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Ellis v. City of Indianapolis

United States District Court, S.D. Indiana, Indianapolis Division

April 24, 2019

DEONTA ELLIS, Plaintiff,
v.
CITY OF INDIANAPOLIS, DANIEL SLIGHTOM in his individual and official capacities, and CARLTON HOWARD in his individual and official capacities, Defendants.

          ENTRY ON DEFENDANTS' MOTION FOR SUMMARY JUDGMENT

          Tanya Walton Pratt, United States District Judge.

         This matter is before the Court on the City of Indianapolis (“Indianapolis”), Daniel Slightom (“Officer Slightom”), and Carlton Howard's (“Officer Howard”) (collectively, the “Defendants”) Motion for Summary Judgment (Filing No. 47.) After he was shot during an encounter with Indianapolis Metropolitan Police Department officers, Plaintiff Deonta Ellis (“Ellis”) filed this action in the Marion Superior Court alleging violations of 42 U.S.C. §§ 1981 and 1983 and a violation of Indiana law. After removing the case to federal court, the Defendants moved for summary judgment on all claims except the § 1983 claim against Officer Slightom. For the following reasons, Defendants' Motion for Summary Judgment is granted.

         I. BACKGROUND

         The following facts are not necessarily objectively true, but as required by Federal Rule of Civil Procedure 56, the facts are presented in the light most favorable to Ellis as the non-moving party. See Zerante v. DeLuca, 555 F.3d 582, 584 (7th Cir. 2009); Anderson v. Liberty Lobby, Inc., 477 U.S. 242, 255 (1986). Ellis does not dispute any material facts alleged by Defendants.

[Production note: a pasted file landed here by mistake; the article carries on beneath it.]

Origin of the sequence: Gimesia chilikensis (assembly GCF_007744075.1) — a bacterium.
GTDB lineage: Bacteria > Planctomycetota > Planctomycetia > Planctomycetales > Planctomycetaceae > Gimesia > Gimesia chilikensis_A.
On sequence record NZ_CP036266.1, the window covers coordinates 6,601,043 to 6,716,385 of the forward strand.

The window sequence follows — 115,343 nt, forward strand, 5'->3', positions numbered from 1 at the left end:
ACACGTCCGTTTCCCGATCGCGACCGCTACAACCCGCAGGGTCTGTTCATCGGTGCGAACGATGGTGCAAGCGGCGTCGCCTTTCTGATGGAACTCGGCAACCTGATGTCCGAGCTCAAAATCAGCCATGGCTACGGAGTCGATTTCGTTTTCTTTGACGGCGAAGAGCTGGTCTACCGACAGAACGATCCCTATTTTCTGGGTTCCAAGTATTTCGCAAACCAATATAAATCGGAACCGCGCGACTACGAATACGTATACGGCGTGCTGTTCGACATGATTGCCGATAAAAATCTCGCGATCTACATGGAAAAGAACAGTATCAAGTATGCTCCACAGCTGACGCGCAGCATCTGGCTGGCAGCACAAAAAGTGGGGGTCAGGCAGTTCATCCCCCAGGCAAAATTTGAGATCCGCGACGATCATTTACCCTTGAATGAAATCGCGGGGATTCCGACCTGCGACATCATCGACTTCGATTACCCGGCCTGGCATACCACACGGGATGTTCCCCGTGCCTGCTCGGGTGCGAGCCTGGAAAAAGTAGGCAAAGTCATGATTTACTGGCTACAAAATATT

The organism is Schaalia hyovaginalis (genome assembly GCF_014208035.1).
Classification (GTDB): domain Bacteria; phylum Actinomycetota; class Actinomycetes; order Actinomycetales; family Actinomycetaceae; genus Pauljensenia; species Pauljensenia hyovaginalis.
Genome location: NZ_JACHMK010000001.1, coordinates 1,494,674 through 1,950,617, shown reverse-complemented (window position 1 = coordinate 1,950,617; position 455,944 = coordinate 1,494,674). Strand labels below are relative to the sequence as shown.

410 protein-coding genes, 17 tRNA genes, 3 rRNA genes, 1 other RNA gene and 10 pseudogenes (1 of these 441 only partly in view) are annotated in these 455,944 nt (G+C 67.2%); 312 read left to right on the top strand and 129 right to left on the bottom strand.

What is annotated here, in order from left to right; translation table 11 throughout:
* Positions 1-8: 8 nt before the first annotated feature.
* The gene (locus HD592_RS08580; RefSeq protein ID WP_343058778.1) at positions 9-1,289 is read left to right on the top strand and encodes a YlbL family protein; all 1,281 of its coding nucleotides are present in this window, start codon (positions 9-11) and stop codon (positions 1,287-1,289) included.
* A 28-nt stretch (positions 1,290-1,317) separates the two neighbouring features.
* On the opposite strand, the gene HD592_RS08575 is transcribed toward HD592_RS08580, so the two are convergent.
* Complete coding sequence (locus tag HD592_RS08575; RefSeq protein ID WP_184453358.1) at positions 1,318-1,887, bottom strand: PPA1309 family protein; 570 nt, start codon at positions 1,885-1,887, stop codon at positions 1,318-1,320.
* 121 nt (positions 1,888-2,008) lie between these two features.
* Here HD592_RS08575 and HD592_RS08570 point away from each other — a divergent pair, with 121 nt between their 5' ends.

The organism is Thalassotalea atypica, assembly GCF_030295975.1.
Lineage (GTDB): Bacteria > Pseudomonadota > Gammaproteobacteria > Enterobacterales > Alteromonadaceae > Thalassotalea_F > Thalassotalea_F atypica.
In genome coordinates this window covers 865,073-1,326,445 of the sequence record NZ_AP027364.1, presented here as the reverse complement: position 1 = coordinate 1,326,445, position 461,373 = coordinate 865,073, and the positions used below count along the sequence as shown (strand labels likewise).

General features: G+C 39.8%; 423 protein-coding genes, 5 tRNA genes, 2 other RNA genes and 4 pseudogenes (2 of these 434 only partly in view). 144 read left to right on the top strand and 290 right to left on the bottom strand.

On the evening of October 26, 2015, Ellis was a passenger in his half-brother Lavon Washington's (“Washington”) vehicle. (Filing No. 48-1 at 4.) Officer Slightom, on patrol near 30th Street and Kessler Boulevard in Indianapolis, Indiana, observed the vehicle drive by and ran the license plate number, discovering the plate did not match the vehicle. (Filing No. 48-2 at 4-5.) Slightom activated his emergency lights to initiate a traffic stop. Id.

         Rather than pull over immediately, Washington continued for two blocks at low speed and then pulled into the parking lot of a Speedway gas station. Id. at 5-6. Officer Slightom considered this two-block mini-pursuit to be irregular for a traffic stop, and he therefore radioed for backup. Id. at 8. Office Slightom exited his patrol car and shouted for the occupants of the vehicle to “put their hands up.” Id. at 9. Ellis was unable to hear this specific command, but he heard the officer “scream[ing]” to “put your hands out of the car or get out of the car.” (Filing No. 48-1 at 9.) Officer Slightom saw the driver of the vehicle put his hands up but then put them back down. (Filing No. 48-2 at 10.) Officer Slightom loudly reiterated his command for the occupants of the vehicle to put their hands up and drew his gun. Id. At that point, Officer Howard and another officer, Justin Toussing arrived at the gas station. Id. at 12. Noticing that Officer Slightom had drawn his gun, Officer Howard drew his gun and also began yelling at the occupants of the vehicle to put their hands up. (Filing No. 48-3 at 4.)

         Ellis exited the vehicle with the intention of laying down on the pavement beside it. (Filing No. 48-1 at 17.) Shortly after he exited the vehicle and before he was able to lay on the ground, Officer Slightom shot Ellis one time. (Filing No. 48-2 at 19-20.) Ellis contends he was attempting to surrender, while Officer Slightom insists he was reaching for a gun. (Filing No. 48-1 at 17; Filing No. 48-2 at 19-20.) After he was shot, Ellis was loaded onto a gurney by paramedics, who removed a Glock handgun from the waistband of his sweatpants. (Filing No. 48-1 at 20-21.)

         II. LEGAL STANDARD